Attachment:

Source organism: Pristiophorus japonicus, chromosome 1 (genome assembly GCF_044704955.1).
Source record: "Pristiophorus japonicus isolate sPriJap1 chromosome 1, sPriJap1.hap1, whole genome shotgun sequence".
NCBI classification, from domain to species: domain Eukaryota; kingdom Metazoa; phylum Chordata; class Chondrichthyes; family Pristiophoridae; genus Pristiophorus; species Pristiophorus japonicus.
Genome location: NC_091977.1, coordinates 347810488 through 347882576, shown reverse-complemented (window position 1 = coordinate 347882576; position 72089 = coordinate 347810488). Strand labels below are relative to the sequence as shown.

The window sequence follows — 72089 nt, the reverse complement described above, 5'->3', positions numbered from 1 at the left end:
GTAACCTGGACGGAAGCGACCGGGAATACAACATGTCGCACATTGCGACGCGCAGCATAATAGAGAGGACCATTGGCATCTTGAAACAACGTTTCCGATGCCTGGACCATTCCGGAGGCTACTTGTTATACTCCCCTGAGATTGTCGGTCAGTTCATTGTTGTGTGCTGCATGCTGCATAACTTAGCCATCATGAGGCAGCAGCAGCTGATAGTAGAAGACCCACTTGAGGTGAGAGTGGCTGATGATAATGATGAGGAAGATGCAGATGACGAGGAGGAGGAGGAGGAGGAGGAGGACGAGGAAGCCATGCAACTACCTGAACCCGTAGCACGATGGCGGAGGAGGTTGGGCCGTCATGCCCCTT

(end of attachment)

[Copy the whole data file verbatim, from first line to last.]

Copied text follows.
Source organism: Pristiophorus japonicus, chromosome 1 (genome assembly GCF_044704955.1).
Source record: "Pristiophorus japonicus isolate sPriJap1 chromosome 1, sPriJap1.hap1, whole genome shotgun sequence".
NCBI classification, from domain to species: domain Eukaryota; kingdom Metazoa; phylum Chordata; class Chondrichthyes; family Pristiophoridae; genus Pristiophorus; species Pristiophorus japonicus.
Genome location: NC_091977.1, coordinates 347810488 through 347882576, shown reverse-complemented (window position 1 = coordinate 347882576; position 72089 = coordinate 347810488). Strand labels below are relative to the sequence as shown.

The window sequence follows — 72089 nt, the reverse complement described above, 5'->3', positions numbered from 1 at the left end:
GTAACCTGGACGGAAGCGACCGGGAATACAACATGTCGCACATTGCGACGCGCAGCATAATAGAGAGGACCATTGGCATCTTGAAACAACGTTTCCGATGCCTGGACCATTCCGGAGGCTACTTGTTATACTCCCCTGAGATTGTCGGTCAGTTCATTGTTGTGTGCTGCATGCTGCATAACTTAGCCATCATGAGGCAGCAGCAGCTGATAGTAGAAGACCCACTTGAGGTGAGAGTGGCTGATGATAATGATGAGGAAGATGCAGATGACGAGGAGGAGGAGGAGGAGGAGGAGGACGAGGAAGCCATGCAACTACCTGAACCCGTAGCACGATGGCGGAGGAGGTTGGGCCGTCATGCCCCTT